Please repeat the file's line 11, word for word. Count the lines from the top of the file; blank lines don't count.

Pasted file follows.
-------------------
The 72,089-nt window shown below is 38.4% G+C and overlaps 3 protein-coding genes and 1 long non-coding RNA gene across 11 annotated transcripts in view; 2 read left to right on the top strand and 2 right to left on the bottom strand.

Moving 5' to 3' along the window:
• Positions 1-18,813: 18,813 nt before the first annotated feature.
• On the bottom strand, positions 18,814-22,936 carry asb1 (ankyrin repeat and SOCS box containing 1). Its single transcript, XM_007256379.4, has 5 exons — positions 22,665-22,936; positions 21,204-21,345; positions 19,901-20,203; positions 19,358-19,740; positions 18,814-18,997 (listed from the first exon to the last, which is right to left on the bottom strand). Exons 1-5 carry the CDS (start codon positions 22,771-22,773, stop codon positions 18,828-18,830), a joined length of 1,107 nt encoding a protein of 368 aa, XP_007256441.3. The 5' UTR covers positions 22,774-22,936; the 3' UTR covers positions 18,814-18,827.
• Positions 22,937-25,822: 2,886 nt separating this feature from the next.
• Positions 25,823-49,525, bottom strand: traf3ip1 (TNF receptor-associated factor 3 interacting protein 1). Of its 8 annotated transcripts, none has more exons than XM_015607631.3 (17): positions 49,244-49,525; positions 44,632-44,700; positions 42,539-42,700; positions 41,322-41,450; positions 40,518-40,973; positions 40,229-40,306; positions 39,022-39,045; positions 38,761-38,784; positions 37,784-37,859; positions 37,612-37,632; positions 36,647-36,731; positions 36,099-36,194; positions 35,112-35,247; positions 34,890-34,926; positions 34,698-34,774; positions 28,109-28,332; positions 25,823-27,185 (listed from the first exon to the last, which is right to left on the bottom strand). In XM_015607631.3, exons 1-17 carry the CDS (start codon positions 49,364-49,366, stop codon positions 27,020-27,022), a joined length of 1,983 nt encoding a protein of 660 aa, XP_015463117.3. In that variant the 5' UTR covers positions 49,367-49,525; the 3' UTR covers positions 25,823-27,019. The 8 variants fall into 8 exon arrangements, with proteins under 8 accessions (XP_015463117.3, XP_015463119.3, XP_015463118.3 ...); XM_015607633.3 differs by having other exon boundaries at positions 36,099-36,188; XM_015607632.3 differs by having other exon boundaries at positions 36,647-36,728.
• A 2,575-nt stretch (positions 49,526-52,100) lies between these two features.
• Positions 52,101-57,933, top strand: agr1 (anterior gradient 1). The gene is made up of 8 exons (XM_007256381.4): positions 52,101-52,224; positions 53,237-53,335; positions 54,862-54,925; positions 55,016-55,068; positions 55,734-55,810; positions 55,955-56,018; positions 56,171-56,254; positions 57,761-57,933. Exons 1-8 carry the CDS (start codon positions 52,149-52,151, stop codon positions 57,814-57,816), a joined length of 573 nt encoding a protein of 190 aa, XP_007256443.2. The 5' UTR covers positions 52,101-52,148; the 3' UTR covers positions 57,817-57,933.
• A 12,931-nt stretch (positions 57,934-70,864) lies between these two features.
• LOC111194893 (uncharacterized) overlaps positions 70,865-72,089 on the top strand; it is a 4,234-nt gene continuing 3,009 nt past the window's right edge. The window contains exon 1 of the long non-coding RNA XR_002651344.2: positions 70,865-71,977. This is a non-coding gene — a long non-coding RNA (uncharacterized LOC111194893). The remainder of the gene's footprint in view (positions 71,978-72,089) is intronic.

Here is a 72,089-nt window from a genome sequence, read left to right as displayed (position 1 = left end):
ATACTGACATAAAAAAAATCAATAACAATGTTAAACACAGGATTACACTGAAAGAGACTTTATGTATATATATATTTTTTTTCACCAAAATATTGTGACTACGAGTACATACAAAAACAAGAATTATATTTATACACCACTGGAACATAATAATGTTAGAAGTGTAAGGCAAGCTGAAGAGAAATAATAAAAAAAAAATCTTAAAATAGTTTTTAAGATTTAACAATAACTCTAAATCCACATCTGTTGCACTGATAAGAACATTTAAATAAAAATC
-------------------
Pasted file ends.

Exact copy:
Here is a 72,089-nt window from a genome sequence, read left to right as displayed (position 1 = left end):